People in South Asia have been marking the first anniversary of a devastating earthquake which killed 75,000 people.
The ceremonies got under way with a vigil in Islamabad
Pakistan's President Pervez Musharraf led a wreath-laying ceremony at the time the 7.6-magnitude tremor struck, followed by a minute's silence.
The quake's effects are still being felt - most of the 6,000 schools destroyed have not been rebuilt and children are still studying outside.
In Islamabad survivors have protested over the alleged theft of relief funds.
Still in tents
An overnight vigil was held in the Pakistani capital to remember those who died in the collapse of a 10-storey block of flats in the city, the Margalla Towers.
Among those attending the vigil was resident Muhammad Omer, who said he was rescued from the rubble after 26 hours.
"We are here to commemorate and console the loved ones of the deceased and pray for the deceased," he said.
In the city of Muzaffarabad, the capital of Pakistan-administered Kashmir and one of the worst affected areas, Gen Musharraf laid a wreath at a monument constructed to remember the dead at 0852 (0352 GMT) - the same minute the earthquake struck on 8 October 2005.
"Today on my way here in my helicopter I kept looking for signs of the destruction that were so prominent before," Mr Musharraf said.
"I'm glad to say and congratulate all of you who've helped towards this end that there's no remnant of the devastation."
But others are less positive, says the BBC's Barbara Plett in Muzaffarabad.
It is true that in many places rubble has been cleared and the routine of normal life has replaced the air of crisis, but reconstruction has not really started, says our correspondent.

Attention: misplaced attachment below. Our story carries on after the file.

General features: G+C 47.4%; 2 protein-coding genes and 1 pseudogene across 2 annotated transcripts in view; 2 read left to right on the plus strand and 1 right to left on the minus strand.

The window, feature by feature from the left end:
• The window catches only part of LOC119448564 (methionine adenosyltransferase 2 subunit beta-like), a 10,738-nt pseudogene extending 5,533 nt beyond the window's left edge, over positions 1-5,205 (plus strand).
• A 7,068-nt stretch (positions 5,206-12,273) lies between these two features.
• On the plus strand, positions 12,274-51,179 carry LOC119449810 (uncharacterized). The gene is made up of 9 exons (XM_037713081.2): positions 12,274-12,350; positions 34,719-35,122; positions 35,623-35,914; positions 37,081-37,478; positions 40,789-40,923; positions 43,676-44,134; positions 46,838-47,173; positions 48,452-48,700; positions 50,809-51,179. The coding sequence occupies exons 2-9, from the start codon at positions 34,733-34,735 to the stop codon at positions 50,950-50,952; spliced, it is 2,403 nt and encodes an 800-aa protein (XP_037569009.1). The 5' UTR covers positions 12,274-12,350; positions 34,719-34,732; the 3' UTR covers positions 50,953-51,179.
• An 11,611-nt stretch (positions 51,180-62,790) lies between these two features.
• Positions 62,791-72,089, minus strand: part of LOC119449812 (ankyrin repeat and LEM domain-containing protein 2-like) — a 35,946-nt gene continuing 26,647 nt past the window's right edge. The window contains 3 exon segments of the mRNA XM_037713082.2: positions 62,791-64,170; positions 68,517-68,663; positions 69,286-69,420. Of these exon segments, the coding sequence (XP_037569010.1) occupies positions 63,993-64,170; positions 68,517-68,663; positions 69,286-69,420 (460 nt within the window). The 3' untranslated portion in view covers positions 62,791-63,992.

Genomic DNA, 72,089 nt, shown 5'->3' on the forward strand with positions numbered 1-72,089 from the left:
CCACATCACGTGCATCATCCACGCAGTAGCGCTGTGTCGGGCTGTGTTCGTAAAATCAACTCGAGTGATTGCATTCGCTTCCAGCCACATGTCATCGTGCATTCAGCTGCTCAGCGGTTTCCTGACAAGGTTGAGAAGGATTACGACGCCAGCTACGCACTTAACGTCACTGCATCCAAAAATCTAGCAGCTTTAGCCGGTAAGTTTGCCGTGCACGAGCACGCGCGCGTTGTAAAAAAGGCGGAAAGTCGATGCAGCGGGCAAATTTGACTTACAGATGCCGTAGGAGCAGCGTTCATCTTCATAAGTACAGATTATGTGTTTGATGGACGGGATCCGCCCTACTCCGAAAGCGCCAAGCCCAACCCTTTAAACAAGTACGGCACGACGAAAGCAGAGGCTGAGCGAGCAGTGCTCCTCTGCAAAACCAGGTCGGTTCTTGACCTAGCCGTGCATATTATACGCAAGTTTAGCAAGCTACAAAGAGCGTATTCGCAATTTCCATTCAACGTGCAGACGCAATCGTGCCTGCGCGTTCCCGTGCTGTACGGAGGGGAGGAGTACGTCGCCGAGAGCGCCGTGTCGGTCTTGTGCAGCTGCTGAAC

Most earthquake survivors are living in temporary shelters and some are still in tents.
One of them had this message for the president: "Please look and visit our camp and imagine can I live in this? Can our president live in camps in this situation? Can he imagine?"
The tremor occurred as the school day was beginning - 18,000 children died in schools alone, yet more were killed at home.
One year on, about 400,000 people face a second winter without permanent shelter in the mountains and valleys of northern Pakistan, according to the International Federation of Red Cross and Red Crescent Societies.
The Red Cross says 400,000 people have no permanent shelter
Pledges of $5.4bn made by the international community - money and supplies - are urgently required.
Reconstruction efforts have been tainted by accusations that funds have been misused and that some United Nations relief money was channelled through charities associated with extremist jihadi groups.
On Saturday about 1,000 survivors protested in Islamabad, accusing officials of embezzling relief funds.
Gen Musharraf has dismissed the criticisms and said that basic facilities will be provided to everyone affected by the quake.
He said 80% of reconstruction work would be finished over the next three years.